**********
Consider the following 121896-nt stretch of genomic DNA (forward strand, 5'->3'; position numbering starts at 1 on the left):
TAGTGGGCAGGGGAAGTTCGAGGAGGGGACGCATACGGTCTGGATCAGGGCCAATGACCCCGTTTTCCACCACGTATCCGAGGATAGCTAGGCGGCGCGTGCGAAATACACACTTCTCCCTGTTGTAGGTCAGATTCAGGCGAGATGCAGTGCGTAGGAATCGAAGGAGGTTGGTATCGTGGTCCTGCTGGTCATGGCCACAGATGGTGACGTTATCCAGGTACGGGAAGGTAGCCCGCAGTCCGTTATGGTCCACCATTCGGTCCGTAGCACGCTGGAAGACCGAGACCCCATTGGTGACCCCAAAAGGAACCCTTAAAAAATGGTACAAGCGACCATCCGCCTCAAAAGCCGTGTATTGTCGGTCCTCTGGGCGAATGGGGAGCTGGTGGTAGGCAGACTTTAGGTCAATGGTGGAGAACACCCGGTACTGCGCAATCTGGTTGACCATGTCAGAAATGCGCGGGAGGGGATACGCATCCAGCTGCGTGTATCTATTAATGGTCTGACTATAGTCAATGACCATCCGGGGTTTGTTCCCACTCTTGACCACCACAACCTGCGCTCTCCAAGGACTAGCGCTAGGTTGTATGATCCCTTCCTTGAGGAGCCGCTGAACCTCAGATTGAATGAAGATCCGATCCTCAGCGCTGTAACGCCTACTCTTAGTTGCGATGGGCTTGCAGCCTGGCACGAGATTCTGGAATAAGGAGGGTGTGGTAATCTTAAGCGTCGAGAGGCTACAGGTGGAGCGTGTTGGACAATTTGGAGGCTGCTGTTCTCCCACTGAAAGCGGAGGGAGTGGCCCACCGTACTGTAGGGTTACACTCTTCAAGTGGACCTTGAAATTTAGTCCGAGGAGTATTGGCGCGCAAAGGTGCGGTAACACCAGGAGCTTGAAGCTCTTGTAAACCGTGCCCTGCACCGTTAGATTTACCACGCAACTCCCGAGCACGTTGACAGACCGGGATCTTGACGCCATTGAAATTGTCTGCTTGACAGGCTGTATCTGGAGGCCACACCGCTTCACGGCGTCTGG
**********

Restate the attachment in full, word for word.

Consider the following 121896-nt stretch of genomic DNA (forward strand, 5'->3'; position numbering starts at 1 on the left):
TAGTGGGCAGGGGAAGTTCGAGGAGGGGACGCATACGGTCTGGATCAGGGCCAATGACCCCGTTTTCCACCACGTATCCGAGGATAGCTAGGCGGCGCGTGCGAAATACACACTTCTCCCTGTTGTAGGTCAGATTCAGGCGAGATGCAGTGCGTAGGAATCGAAGGAGGTTGGTATCGTGGTCCTGCTGGTCATGGCCACAGATGGTGACGTTATCCAGGTACGGGAAGGTAGCCCGCAGTCCGTTATGGTCCACCATTCGGTCCGTAGCACGCTGGAAGACCGAGACCCCATTGGTGACCCCAAAAGGAACCCTTAAAAAATGGTACAAGCGACCATCCGCCTCAAAAGCCGTGTATTGTCGGTCCTCTGGGCGAATGGGGAGCTGGTGGTAGGCAGACTTTAGGTCAATGGTGGAGAACACCCGGTACTGCGCAATCTGGTTGACCATGTCAGAAATGCGCGGGAGGGGATACGCATCCAGCTGCGTGTATCTATTAATGGTCTGACTATAGTCAATGACCATCCGGGGTTTGTTCCCACTCTTGACCACCACAACCTGCGCTCTCCAAGGACTAGCGCTAGGTTGTATGATCCCTTCCTTGAGGAGCCGCTGAACCTCAGATTGAATGAAGATCCGATCCTCAGCGCTGTAACGCCTACTCTTAGTTGCGATGGGCTTGCAGCCTGGCACGAGATTCTGGAATAAGGAGGGTGTGGTAATCTTAAGCGTCGAGAGGCTACAGGTGGAGCGTGTTGGACAATTTGGAGGCTGCTGTTCTCCCACTGAAAGCGGAGGGAGTGGCCCACCGTACTGTAGGGTTACACTCTTCAAGTGGACCTTGAAATTTAGTCCGAGGAGTATTGGCGCGCAAAGGTGCGGTAACACCAGGAGCTTGAAGCTCTTGTAAACCGTGCCCTGCACCGTTAGATTTACCACGCAACTCCCGAGCACGTTGACAGACCGGGATCTTGACGCCATTGAAATTGTCTGCTTGACAGGCTGTATCTGGAGGCCACACCGCTTCACGGCGTCTGG